Human Developmental Stages
Four theorists came up with different theories explaining different parts of the human developmental stages of life.
The following came up with theories for specific areas of development:
1. Jean Piaget: Four stages of cognitive development.
2. Mary Ainsworth: Pyschosocial Development- Styles of attachment.
3. Eric Erikson: Pyschosocial Development- Stages of emotional development.
4. Lawrence Kohlberg: Moral Development
Four Stages of Cognitive Development
After studying infants and children through adulthood, Piaget came up with four stages of cognitive development, changing the way psychology looked at the way children think.
The four stages of cognitive development:
1. Sensorimotor: Occurs from birth to 2 years of age.
2. Preoperational: Occurs from 2 to 7 years of age.
3. Concrete Operations: Occurs from 7 to 12 years of age.
4. Formal Operations: Occurs from 12 years of age to adulthood.
Mary Ainsworth designed an experiment to observe the attachment of an infant to the infants caregiver. This experiment was known as the "Strange Situation."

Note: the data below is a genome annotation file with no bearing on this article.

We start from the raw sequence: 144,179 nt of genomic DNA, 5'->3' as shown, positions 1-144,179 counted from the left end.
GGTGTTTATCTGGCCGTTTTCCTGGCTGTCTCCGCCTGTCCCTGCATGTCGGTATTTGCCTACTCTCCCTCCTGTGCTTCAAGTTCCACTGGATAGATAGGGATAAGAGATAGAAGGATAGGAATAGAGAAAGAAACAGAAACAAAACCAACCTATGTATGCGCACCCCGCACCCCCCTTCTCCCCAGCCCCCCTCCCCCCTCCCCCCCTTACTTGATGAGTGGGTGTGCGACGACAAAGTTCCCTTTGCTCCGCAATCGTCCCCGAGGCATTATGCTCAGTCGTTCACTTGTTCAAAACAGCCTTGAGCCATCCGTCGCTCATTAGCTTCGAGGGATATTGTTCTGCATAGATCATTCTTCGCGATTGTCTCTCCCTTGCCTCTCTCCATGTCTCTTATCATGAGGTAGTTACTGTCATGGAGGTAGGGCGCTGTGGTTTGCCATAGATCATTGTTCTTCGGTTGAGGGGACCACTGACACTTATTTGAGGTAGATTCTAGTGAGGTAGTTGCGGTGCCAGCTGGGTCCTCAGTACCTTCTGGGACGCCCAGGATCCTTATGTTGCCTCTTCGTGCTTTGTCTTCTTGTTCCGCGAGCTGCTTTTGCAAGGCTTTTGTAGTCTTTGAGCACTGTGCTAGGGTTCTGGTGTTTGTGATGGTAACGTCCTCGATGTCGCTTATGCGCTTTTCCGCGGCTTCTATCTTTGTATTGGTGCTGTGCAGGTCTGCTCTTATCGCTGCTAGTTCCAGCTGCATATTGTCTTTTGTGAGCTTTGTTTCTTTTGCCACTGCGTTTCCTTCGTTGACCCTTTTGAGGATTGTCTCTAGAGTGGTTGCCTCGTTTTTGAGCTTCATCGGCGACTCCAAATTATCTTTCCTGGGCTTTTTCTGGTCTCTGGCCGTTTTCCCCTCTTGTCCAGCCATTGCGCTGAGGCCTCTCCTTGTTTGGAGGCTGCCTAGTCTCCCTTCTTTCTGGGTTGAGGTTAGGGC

After conducting the experiment, Ainsworth came up with four attachment styles:
8 Psychosocial Stages of Development
Erikson was a Psychodynamic theorist who stressed the need of social relationships during personality development. He believed all 8 stages occurred as a crisis in different stages of life.
8 Psychosocial Stages of Development:
1. Infant: Birth to 1 year old. Trust vs. Mistrust
2. Toddler: 1 to 3 years old. Autonomy vs. Shame and Doubt
3. Preschool Age: 3 to 5 years old. Initiative vs. Guilt
4. Elementary School Age: 5 to 12 years. Industry vs. Inferiority.
5. Adolescence: 13 to early twenties. Identity vs. Role Confusion
6. Early Adulthood: Twenties and thirties. Intimacy vs. Isolation
7. Middle Adulthood: Forties and fifties. Generativity vs. Stagnation
8. Late Adulthood: Sixties and beyond. Ego Integrity vs. Despair
Three Levels of Morality